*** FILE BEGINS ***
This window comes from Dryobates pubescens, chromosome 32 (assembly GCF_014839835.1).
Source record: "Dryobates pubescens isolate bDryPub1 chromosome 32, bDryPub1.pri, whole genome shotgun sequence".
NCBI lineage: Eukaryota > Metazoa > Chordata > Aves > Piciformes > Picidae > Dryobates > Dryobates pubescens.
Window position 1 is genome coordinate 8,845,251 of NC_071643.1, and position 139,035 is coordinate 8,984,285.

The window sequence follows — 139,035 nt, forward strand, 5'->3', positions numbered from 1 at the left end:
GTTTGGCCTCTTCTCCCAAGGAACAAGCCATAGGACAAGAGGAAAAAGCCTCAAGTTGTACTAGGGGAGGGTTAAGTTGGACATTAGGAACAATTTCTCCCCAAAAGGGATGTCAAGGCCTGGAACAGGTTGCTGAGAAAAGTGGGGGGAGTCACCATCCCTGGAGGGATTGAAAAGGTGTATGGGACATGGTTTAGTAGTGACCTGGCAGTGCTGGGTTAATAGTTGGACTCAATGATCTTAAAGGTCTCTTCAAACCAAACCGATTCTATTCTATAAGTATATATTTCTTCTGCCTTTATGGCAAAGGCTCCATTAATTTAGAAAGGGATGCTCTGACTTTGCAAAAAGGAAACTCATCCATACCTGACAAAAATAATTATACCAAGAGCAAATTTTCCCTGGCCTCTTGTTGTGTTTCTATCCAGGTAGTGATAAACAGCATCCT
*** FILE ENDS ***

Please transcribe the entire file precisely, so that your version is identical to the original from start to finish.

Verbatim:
This window comes from Dryobates pubescens, chromosome 32 (assembly GCF_014839835.1).
Source record: "Dryobates pubescens isolate bDryPub1 chromosome 32, bDryPub1.pri, whole genome shotgun sequence".
NCBI lineage: Eukaryota > Metazoa > Chordata > Aves > Piciformes > Picidae > Dryobates > Dryobates pubescens.
Window position 1 is genome coordinate 8,845,251 of NC_071643.1, and position 139,035 is coordinate 8,984,285.

The window sequence follows — 139,035 nt, forward strand, 5'->3', positions numbered from 1 at the left end:
GTTTGGCCTCTTCTCCCAAGGAACAAGCCATAGGACAAGAGGAAAAAGCCTCAAGTTGTACTAGGGGAGGGTTAAGTTGGACATTAGGAACAATTTCTCCCCAAAAGGGATGTCAAGGCCTGGAACAGGTTGCTGAGAAAAGTGGGGGGAGTCACCATCCCTGGAGGGATTGAAAAGGTGTATGGGACATGGTTTAGTAGTGACCTGGCAGTGCTGGGTTAATAGTTGGACTCAATGATCTTAAAGGTCTCTTCAAACCAAACCGATTCTATTCTATAAGTATATATTTCTTCTGCCTTTATGGCAAAGGCTCCATTAATTTAGAAAGGGATGCTCTGACTTTGCAAAAAGGAAACTCATCCATACCTGACAAAAATAATTATACCAAGAGCAAATTTTCCCTGGCCTCTTGTTGTGTTTCTATCCAGGTAGTGATAAACAGCATCCT